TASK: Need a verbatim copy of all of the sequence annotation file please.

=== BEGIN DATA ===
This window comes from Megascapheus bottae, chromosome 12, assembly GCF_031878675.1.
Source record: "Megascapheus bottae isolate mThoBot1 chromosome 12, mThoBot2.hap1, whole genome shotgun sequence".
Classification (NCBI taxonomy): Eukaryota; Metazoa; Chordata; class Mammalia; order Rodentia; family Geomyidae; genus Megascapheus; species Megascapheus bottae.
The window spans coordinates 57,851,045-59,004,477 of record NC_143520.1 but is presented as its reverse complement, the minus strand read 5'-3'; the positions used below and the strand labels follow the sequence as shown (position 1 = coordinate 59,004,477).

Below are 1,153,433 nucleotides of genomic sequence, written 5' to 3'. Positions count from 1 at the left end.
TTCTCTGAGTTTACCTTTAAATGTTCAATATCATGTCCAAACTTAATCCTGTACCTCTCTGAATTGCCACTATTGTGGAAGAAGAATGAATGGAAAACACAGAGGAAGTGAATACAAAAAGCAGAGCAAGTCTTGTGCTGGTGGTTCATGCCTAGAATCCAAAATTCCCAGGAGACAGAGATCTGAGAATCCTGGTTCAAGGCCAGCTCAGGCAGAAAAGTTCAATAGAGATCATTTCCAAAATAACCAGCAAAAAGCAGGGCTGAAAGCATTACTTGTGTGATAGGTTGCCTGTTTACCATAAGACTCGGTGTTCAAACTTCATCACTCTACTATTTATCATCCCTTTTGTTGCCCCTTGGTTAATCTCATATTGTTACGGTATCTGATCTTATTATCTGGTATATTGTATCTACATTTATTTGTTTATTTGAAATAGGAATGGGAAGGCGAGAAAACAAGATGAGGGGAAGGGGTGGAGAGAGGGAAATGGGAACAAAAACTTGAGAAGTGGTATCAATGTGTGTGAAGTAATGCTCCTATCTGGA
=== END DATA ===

This window comes from Megascapheus bottae, chromosome 12, assembly GCF_031878675.1.
Source record: "Megascapheus bottae isolate mThoBot1 chromosome 12, mThoBot2.hap1, whole genome shotgun sequence".
Classification (NCBI taxonomy): Eukaryota; Metazoa; Chordata; class Mammalia; order Rodentia; family Geomyidae; genus Megascapheus; species Megascapheus bottae.
The window spans coordinates 57,851,045-59,004,477 of record NC_143520.1 but is presented as its reverse complement, the minus strand read 5'-3'; the positions used below and the strand labels follow the sequence as shown (position 1 = coordinate 59,004,477).

Below are 1,153,433 nucleotides of genomic sequence, written 5' to 3'. Positions count from 1 at the left end.
TTCTCTGAGTTTACCTTTAAATGTTCAATATCATGTCCAAACTTAATCCTGTACCTCTCTGAATTGCCACTATTGTGGAAGAAGAATGAATGGAAAACACAGAGGAAGTGAATACAAAAAGCAGAGCAAGTCTTGTGCTGGTGGTTCATGCCTAGAATCCAAAATTCCCAGGAGACAGAGATCTGAGAATCCTGGTTCAAGGCCAGCTCAGGCAGAAAAGTTCAATAGAGATCATTTCCAAAATAACCAGCAAAAAGCAGGGCTGAAAGCATTACTTGTGTGATAGGTTGCCTGTTTACCATAAGACTCGGTGTTCAAACTTCATCACTCTACTATTTATCATCCCTTTTGTTGCCCCTTGGTTAATCTCATATTGTTACGGTATCTGATCTTATTATCTGGTATATTGTATCTACATTTATTTGTTTATTTGAAATAGGAATGGGAAGGCGAGAAAACAAGATGAGGGGAAGGGGTGGAGAGAGGGAAATGGGAACAAAAACTTGAGAAGTGGTATCAATGTGTGTGAAGTAATGCTCCTATCTGGA